remain in bed until the end of the quarentine. He will take a grain of Materia
Prima. On first waking, after bleeding himself, he will absorb a first grain of
universal medicine, he will repeat this the following days. After an
unconsciousness of three hours, then convulsions, perspirations and
considerable evacuations, he will change the bed linen. He will then eat some
beef consomme which has had the fat removed, seasoned with refreshing and
laxative plants. The following day he takes the second grain of universal
medicine. A deep sleep will follow. The hair, teeth, the nails and skin will blacken
and be renewed. The thirty-eighth day, bathe with the abovementioned aromatic
herbs. The thirty-ninth day, he will swallow, in two spoonfulls of red wine, ten
drops of the elixir of Acharat. The fortieth day, he will return home rejuvinated
and perfectly recreated. Thanks to the strength thus acquired, the regenerated
man will be able to ‘propagate the truth, annihilate vice, destroy idolatry and
spread the glory of the Eternal.’”17

As to what these “white drops of balm of azoth” actually consist of, we can only
speculate. If they happened to be some form of an MAOI, it would make sense that
Cagliostro should allow this substance to build up in the system of the candidate prior to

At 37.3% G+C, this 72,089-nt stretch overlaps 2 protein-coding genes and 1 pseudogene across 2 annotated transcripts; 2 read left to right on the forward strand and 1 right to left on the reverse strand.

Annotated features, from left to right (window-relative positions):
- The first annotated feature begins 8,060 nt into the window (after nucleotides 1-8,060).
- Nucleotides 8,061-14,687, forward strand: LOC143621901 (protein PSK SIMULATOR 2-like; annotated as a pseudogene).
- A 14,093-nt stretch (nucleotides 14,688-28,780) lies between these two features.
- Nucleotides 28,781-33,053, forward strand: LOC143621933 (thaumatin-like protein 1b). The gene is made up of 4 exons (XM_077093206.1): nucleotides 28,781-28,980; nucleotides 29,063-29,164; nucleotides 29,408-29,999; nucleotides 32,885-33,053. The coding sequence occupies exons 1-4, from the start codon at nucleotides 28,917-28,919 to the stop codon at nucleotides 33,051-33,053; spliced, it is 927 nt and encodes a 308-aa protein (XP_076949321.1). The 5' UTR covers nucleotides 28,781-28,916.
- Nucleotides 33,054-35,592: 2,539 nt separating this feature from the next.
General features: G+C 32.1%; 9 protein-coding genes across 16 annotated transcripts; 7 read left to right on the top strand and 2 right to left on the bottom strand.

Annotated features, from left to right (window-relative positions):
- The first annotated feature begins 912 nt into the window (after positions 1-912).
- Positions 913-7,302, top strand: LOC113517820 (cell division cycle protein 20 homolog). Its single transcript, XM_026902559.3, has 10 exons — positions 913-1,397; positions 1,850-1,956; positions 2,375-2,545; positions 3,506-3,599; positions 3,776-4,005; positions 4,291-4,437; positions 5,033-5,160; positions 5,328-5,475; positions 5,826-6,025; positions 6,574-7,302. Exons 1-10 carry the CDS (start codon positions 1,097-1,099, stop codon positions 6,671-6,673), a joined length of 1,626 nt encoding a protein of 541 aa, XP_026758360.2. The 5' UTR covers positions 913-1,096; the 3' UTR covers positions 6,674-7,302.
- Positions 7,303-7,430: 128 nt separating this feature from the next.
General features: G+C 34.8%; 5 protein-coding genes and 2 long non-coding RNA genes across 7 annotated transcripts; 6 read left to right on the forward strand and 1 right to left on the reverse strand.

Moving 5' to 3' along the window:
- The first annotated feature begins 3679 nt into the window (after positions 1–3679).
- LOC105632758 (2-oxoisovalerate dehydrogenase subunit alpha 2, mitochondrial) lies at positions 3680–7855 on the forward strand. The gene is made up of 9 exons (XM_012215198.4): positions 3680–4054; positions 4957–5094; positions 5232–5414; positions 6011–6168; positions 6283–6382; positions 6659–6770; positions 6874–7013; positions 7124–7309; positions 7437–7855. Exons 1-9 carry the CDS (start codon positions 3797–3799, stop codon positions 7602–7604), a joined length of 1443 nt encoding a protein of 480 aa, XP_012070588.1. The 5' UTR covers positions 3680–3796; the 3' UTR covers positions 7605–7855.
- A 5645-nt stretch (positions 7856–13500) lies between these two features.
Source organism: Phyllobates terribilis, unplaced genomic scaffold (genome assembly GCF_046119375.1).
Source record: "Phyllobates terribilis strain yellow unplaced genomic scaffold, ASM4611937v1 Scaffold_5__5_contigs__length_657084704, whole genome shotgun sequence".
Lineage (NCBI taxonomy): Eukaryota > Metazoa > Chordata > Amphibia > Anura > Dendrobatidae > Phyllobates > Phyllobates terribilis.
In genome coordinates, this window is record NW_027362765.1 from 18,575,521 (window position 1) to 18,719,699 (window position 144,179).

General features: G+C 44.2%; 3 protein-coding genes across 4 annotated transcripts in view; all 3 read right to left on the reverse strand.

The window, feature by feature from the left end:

the latter’s reception of the “grains” of “Materia Prima” and “universal medicine.” For,
the presence of MAOI in the system of the candidate would effectively activate the
DMT in or Alchemically extracted from a psychoactive species of Acacia. Another

17
Labourne
possibility is that the “drops” served as some sort of purgative, purging and purifying the
candidate prior to his administration of the “grains.” In either case, significantly, the
purgative properties of ayahuasca and its analogues have long been touted, with the
brew being known in some regions as simply “la purga,” “the purge.”

A grain is of course a unit of measurment used for dispensing drugs. We know from
Cagliostro’s ritual for his Egyptian Rite that the “Materia Prima” is a species of Acacia,
and the “universal medicine,” the tryptamine stone prepared therefrom by Alchemical
means. Moreover, the effects of the “universal medicine,” subjective no doubt, e.g. the
death and regeneration of the skin, nails, teeth, etc., are in keeping with something
known in anthropology as shamanic dismemberment, a phenomenon which is extremely
common to both shamanic initiation and high-dose tryptamine intoxication. Mircea
Eliade explains,

“Both spontaneous vocation and the quest for initiation involve...a more or less
symbolical ritual of mystical death, sometimes suggested by a dismemberment of
the body and renewal of the organs...equivalent to re-entering the womb of this
primordial life, that is, to a complete renewal [or regeneration], to a mystical
rebirth.”18

Terence and Dennis McKenna added in The Invisible Landscape:

“He will lie as though dead or in a deep trance for days on end. ...Invariably
during this prolonged trance the novice will undergo an episode of mystical
death and resurrection; he may see himself reduced to a skeleton and then
clothed with new flesh; or he may see himself boiled in a cauldron, devoured by
the spirits, and then made whole again [i.e., regenerated]; or he may imagine
himself being operated on by the spirits, his organ removed and replaced with